Unless I’ve been reading the wrong kind of fiction my whole life, it’s my job to battle against the odds. As one of the big damn heroes of the multiverse, I’m supposed to man the walls of the Hornburg, drive straight through those bastards from The Citadel, and hold the hot gates no matter what. Sometimes though, when the goblins have rusty knives and I’ve got the weapons of the gods, it begins to feel a bit unfair.

This came up recently in my dragon riders game. The gold dragon PC–ostensibly a creature of purity and justice–had managed to get herself into a duel with a treacherous nobleman. There was a great deal of concern about whether or not the nobleman would try to cheat, applying fire resistance and similar buffs. As I sat there watching my honorable musketeer-type PCs spying, preparing to dispel enemy magic, and generally plotting ways that they could cheat without cheating, I began to feel a little sympathy for the devil. I mean, when you’re a dragon wearing a cloak of resistance, an amulet of mighty fists, and a custom breathe-fire-more-times-per-day necklace, things begin to feel a bit stacked in your favor.

Maybe it’s just my ludonarrative dissonance acting up, but I’m beginning to get the feeling that, when the odds are actually stacked in my favor, I’m something less than a hero. I may just be a self-righteous bully. What’s the alternative though? If you design a 50/50 chance for the PCs to lose any given fight, I don’t think your game is going to survive for long. Still, I’m pretty sure that this brand of are-we-the-baddies? unease is not the sort of thing game designers are trying to make me feel.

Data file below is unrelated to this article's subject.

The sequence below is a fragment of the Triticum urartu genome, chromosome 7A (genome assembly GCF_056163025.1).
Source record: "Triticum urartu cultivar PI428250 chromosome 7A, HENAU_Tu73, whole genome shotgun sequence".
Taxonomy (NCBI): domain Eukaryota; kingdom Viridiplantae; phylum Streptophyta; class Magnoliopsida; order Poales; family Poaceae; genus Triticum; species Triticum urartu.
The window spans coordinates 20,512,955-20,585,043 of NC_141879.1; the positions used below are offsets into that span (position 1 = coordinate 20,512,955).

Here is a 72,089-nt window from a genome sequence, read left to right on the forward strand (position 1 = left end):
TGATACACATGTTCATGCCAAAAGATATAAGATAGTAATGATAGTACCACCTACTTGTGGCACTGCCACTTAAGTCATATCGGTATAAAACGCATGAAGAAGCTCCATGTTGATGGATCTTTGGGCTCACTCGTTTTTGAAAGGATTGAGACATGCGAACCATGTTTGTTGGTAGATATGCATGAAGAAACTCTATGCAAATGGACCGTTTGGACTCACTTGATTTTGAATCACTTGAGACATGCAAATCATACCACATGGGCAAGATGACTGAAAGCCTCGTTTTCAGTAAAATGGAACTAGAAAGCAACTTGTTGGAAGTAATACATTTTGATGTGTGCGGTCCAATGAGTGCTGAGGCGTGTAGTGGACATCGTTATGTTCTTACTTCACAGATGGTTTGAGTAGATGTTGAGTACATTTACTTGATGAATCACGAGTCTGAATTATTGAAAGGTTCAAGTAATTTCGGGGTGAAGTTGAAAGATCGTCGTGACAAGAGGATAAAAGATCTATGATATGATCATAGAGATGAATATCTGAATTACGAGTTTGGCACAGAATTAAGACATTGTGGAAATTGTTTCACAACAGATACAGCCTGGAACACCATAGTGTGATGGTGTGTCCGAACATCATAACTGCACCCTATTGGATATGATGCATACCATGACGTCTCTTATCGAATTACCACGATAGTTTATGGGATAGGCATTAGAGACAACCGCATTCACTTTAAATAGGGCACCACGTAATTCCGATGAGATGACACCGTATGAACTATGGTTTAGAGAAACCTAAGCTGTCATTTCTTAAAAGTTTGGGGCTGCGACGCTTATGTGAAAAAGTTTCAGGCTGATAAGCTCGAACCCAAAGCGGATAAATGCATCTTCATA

Do you guys ever worry about this? When you’re loaded down with buffs and weapons and special abilities that make you mechanically superior to the opposition, do you ever struggle to maintain that sense of heroism? Or am I just navel-gazing here? Let’s hear it in the comments!